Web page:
Victimization in dating relationships was examined among 681 African American and Caucasian adolescents. Specifically, perceived social support was evaluated as a moderator between (a) physical dating violence victimization and anxiety/depression and (b) emotional abuse in dating relationships and anxiety/ depression. Youth completed self-report measures of victimization in dating relationships, psychological functioning, and perceived familial and peer social support. Results indicated that 37% reported physical dating violence and 62% reported emotional abuse in dating relationships. Greater physical and emotional dating victimization was associated with more anxiety/depression. Moreover, social support moderated the association between victimization and psychological well-being, particularly for African American males. Findings highlight the powerful influence of perceived social support among adolescent targets of physical violence and emotional abuse in dating relationships.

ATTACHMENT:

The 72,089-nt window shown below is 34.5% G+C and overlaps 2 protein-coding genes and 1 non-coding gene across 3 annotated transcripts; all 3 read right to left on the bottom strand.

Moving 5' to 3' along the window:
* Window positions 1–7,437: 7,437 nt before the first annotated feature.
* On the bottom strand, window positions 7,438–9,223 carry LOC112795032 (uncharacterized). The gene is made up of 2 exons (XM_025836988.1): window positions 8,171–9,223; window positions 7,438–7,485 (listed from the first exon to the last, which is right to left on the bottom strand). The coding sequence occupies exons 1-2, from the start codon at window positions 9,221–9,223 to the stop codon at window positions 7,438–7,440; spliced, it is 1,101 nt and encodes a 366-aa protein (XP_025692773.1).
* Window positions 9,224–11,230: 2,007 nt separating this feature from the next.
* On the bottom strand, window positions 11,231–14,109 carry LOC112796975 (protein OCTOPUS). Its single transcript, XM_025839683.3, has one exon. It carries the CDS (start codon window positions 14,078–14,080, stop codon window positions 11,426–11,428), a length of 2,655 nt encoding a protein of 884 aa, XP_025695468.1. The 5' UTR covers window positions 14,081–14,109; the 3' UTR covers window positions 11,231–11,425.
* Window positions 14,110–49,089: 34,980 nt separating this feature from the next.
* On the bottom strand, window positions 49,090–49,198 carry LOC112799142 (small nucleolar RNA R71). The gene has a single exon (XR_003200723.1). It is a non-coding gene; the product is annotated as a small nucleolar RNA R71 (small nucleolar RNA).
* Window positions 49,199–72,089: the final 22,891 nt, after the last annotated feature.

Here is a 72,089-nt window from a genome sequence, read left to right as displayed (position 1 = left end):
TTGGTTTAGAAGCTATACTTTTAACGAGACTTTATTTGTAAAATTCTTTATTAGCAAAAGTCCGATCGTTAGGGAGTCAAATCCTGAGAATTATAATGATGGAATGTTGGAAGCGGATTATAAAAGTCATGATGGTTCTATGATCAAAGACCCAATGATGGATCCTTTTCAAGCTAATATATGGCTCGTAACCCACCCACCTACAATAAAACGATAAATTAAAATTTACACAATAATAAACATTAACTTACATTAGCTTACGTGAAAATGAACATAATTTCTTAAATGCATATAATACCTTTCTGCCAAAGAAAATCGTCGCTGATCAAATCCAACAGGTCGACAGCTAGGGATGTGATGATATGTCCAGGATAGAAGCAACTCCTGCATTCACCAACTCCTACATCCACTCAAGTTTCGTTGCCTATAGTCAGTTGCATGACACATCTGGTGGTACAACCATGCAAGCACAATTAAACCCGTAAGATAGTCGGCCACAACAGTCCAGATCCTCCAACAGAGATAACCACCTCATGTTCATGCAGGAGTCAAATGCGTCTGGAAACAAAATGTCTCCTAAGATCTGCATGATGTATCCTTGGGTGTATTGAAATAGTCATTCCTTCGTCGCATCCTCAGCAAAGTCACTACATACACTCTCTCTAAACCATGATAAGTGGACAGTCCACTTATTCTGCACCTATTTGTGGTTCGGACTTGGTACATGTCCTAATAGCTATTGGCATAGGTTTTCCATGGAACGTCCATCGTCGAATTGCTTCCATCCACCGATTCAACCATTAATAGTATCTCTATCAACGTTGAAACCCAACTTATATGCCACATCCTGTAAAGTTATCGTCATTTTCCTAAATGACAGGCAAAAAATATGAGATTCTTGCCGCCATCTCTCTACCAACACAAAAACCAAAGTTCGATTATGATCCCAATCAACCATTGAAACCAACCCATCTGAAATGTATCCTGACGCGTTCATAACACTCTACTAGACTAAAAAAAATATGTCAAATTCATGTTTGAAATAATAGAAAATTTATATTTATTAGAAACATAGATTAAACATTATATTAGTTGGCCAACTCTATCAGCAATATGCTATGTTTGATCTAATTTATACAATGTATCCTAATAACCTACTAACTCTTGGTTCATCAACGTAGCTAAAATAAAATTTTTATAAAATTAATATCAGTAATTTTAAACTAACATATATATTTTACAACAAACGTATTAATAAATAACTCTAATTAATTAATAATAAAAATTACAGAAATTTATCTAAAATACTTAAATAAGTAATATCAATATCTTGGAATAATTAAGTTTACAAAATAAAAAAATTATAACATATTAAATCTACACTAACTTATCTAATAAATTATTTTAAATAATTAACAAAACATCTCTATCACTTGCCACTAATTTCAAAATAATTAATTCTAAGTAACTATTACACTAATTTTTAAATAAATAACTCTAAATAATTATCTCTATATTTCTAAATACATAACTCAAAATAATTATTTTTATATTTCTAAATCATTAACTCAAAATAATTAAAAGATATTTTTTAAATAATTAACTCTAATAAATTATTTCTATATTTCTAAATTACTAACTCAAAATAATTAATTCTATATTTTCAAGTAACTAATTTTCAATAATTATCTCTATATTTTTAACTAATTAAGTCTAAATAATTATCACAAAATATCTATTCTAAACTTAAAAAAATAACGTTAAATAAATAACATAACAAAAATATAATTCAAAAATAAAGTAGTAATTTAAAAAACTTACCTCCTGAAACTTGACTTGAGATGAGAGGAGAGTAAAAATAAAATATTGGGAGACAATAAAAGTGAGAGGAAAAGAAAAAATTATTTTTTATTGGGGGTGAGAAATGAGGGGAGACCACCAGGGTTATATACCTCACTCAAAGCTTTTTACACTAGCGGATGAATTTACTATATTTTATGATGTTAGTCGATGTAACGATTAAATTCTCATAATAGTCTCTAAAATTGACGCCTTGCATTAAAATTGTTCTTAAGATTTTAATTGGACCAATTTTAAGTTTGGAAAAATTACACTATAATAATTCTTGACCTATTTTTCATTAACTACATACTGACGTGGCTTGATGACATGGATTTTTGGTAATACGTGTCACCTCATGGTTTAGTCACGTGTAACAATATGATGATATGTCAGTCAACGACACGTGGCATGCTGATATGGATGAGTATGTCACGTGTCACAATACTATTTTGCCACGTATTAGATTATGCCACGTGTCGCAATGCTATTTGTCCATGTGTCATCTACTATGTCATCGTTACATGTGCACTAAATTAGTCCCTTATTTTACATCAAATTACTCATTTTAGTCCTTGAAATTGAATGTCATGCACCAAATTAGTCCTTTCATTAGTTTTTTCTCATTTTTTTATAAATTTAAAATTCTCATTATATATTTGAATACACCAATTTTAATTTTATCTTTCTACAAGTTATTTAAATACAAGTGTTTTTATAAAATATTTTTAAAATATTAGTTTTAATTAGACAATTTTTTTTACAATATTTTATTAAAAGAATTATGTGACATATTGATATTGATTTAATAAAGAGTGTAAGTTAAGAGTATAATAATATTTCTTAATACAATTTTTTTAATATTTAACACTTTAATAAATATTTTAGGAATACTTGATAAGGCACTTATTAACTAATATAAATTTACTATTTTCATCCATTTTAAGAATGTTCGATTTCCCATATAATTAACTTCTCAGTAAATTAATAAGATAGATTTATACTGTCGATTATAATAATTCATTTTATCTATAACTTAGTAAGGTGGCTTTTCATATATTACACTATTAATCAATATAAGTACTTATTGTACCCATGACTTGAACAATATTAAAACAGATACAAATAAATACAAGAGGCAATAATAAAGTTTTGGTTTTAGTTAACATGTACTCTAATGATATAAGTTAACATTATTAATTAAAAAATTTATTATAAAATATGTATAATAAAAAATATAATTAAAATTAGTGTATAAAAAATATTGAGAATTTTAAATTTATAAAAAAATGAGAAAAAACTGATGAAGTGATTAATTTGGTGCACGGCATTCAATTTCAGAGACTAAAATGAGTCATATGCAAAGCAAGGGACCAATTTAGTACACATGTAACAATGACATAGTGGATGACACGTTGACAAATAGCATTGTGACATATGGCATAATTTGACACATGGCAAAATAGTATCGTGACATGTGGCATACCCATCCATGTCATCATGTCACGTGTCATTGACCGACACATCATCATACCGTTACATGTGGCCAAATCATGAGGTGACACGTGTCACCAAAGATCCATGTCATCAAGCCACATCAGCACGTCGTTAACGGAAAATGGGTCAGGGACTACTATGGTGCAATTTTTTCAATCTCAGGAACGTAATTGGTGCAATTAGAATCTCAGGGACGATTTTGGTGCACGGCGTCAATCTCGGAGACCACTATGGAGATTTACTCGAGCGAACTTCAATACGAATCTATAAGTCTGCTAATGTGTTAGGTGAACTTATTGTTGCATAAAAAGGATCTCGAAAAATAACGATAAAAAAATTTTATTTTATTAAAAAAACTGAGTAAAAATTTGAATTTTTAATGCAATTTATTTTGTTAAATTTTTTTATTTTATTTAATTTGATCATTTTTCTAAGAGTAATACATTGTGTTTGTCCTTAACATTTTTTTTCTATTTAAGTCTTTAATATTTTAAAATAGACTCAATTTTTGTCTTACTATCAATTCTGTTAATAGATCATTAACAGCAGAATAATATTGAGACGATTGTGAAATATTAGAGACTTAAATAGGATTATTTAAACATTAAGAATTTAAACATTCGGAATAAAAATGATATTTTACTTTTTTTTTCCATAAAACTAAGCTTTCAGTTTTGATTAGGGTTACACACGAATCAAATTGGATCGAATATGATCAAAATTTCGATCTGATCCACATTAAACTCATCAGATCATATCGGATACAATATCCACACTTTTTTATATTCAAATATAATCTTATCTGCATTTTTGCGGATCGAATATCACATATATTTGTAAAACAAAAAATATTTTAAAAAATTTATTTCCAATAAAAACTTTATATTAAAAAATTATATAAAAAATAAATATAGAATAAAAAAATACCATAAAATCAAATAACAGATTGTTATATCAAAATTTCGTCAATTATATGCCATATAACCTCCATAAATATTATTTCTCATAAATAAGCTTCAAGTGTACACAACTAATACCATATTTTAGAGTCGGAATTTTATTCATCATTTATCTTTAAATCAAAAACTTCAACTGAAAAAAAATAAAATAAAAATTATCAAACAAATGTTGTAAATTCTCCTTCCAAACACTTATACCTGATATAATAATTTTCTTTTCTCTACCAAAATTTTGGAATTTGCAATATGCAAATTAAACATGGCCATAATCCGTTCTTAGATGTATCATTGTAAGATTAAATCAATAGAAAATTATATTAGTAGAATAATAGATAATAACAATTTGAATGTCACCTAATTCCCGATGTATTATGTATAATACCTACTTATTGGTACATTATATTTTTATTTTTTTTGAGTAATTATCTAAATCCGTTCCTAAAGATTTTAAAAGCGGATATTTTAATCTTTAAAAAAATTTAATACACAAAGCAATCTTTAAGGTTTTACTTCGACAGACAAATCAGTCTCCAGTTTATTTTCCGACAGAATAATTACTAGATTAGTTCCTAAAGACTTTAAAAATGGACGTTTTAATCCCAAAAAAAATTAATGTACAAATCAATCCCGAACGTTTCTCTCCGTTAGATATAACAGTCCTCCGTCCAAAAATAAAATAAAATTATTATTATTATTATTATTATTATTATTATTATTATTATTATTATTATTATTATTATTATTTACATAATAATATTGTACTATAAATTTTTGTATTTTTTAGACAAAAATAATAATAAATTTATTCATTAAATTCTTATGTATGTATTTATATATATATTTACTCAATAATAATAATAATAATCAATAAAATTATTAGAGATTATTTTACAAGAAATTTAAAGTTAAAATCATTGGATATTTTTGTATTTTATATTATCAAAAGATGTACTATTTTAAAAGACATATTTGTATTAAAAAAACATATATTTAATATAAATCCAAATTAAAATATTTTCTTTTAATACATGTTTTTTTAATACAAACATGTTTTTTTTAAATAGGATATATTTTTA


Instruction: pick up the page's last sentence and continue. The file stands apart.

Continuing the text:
|Original language||English (US)|
|Number of pages||20|
|Journal||School Psychology Review|
|State||Published - Oct 20 2005|
ASJC Scopus subject areas
- Developmental and Educational Psychology